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Wednesday, August 11, 2010

"Asian" Giants Decoupling from "the West"?

In an analysis published in a recent issue of the Financial Times --brought to the attention of his Facebook friends by Alex Callinicos this morning--David Pilling, Asia editor of FT, considers the possibility that the current growth engines of the world, the most steeply growing, and largest Asian economies, may be in the process of "decoupling from the west." My reading suggests that the thought Pilling raises is that "Asian economies" might elect not to trade with "the west" at some point. Pilling insists of course that their ability to do so "has not been fully tested." (I suppose the only genuinely credible test of decoupling would be--the act of decoupling, obviating the guessing game).

No matter how carefully framed as a hypothetical possibility, this raises a host of questions regarding the immediate future of the basic structural setup of the global system.

First, as it was pointed out by a senior Chinese economist at an international conference in Beijing a few years ago (at a time when the US and EU governments were threatening PRC-based producers with dumping charges) we have a situation in which the "west" is dependent on China in a number of politically sensitive areas--e.g., a vast part of consumer product manufacturing. When I say "dependent," I mean the textbook definition of dependence: an economy is externally dependent to the extent it relies on inputs that are in the hands of a relatively small number of external actors. In the words of this Chinese economist, "[If western governments were to impose punitive measures on Chinese exports,] Chinese producers will just re-tool for a different size assortment for internal consumption; meanwhile the bottom half-to-two-thirds of the US and west European markets in textiles, electronics, etc., will fall out. No government can afford such a collapse." If we consider the broader point and add all the other major growth economies of Asia to China, this is truly nothing but a new situation of external dependence.

Second, whether any or all of what Pilling calls "Asian economies" is able to decouple from "the west" is truly questionable.

Third, what would it take for all the "Asian economies" to act together, in concert, displaying a global policy move of this magnitude? A single, harmonized trade policy involving China, India (two states that have not even been able to resolve their border disputes for more than two-generations), Vietnam, Indonesia, Singapore, Taiwan, etc.? What about military alliances, the presence of foreign troops and the profits taken from such arrangements? What about the drastically different ownership structures of those economies? Some state socialist, others muslim, others hindu/muslim/parsi/buddhist/christian/united-in-diversity?

Fourth, to what extent is "the west" a single entity in this regard? Would all "Asian" economies decouple from all of the west in one fell scoop? Even the European Union--a concept we often oversimplify to mean a single unit--is known to be rather elusive and metaphorical in its "unit-ness": Consider what I call in Chapter Four of my book the elasticity of size: the European Union acts, clearly, either as a single unit or as a conglomerate of its 27 member states, or both, depending on the contexts, the decision-making rules and other conditions. Adding the USA and all the rest of the west in the mix, it is difficult to see them as a single unit of public authority (i.e., something the "Asian economies" could decouple from). Is Russia part of this "west"?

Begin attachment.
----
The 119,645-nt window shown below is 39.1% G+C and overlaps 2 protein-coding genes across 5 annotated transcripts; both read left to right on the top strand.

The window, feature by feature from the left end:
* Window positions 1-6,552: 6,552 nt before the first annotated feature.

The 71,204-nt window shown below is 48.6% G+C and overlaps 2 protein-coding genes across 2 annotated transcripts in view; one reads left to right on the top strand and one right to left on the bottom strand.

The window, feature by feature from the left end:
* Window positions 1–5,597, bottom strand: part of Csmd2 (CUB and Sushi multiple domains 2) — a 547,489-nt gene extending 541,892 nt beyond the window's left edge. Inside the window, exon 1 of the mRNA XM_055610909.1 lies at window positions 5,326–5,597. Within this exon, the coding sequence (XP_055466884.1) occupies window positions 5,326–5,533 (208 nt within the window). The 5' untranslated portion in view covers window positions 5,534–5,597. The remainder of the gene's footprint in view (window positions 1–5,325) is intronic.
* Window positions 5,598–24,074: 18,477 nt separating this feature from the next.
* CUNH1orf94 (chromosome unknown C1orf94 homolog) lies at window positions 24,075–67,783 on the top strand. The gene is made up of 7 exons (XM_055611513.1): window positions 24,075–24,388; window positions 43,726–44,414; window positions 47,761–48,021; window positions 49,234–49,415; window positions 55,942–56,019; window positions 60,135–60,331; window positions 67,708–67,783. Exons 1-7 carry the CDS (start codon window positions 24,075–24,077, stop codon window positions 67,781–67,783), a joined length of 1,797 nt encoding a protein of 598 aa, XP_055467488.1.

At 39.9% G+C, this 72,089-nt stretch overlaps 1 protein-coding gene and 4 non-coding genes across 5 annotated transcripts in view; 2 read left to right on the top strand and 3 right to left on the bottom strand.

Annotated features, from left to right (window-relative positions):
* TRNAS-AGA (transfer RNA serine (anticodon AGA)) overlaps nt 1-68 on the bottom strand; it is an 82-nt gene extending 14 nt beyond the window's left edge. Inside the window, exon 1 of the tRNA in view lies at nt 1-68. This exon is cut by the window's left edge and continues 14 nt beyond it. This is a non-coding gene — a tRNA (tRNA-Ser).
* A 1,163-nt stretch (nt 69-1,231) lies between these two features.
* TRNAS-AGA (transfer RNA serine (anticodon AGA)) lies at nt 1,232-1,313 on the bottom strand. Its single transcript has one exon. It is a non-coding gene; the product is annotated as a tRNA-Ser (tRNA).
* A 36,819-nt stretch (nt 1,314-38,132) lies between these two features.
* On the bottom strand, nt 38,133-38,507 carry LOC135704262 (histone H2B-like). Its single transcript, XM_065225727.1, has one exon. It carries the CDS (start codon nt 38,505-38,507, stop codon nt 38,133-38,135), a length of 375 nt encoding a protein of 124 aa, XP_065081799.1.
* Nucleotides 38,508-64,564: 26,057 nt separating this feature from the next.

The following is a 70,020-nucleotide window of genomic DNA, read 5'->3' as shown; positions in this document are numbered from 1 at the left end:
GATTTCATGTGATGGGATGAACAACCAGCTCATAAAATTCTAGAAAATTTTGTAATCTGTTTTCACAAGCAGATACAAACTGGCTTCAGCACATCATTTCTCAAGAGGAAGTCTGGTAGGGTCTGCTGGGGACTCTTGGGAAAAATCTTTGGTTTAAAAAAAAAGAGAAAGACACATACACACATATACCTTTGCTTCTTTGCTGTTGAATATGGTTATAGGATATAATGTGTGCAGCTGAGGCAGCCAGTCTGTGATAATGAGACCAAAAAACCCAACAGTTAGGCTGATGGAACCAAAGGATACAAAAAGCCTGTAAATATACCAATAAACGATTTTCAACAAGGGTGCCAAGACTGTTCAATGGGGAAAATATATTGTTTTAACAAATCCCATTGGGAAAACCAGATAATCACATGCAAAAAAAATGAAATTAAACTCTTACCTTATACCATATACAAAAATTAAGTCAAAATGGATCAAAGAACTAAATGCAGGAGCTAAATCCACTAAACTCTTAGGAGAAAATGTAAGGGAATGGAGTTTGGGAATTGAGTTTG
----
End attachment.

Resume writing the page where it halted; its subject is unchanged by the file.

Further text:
Fifth, why would the "Asian economies" want to do so? This is a truly nagging question, since the current arrangement seems to be working great for the rising "Asian" economies: they are having a 6% to 10% differential in growth rates.

Sixth, decoupling of this magnitude, especially in the non- or partly-liberalized (not to mention, as in the case of the PRC and Vietnam, to a considerable degree state-owned) economies, can only take place through a set of policy measures conceived, governed, executed and safeguarded by the national governments. Which government of these steeply rising economies would even contemplate global turmoil and precipitous drops in profitability by shedding the "west"--read: currently their largest external market?

Seventh, the threat of being left behind is of course something that will always have a certain currency in "the west," which is plagued not only by vague remnants of its own tradition of xenophobia, especially vis-a-vis "Asia," but a large dose of bad conscience in a post-colonial world. Given this mild but persistent psychosis, conversations of "Asian decoupling" will likely strengthen "western" integration, possibly beyond the borders of the European Union. At least that is what the decade's research on the five-centuries-long history of capitalist geopolitical economy, and the peculiarities of west European statehood in that history, suggest.

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cover page of the book

cover page of the book
image used for the cover design by Anannya Dasgupta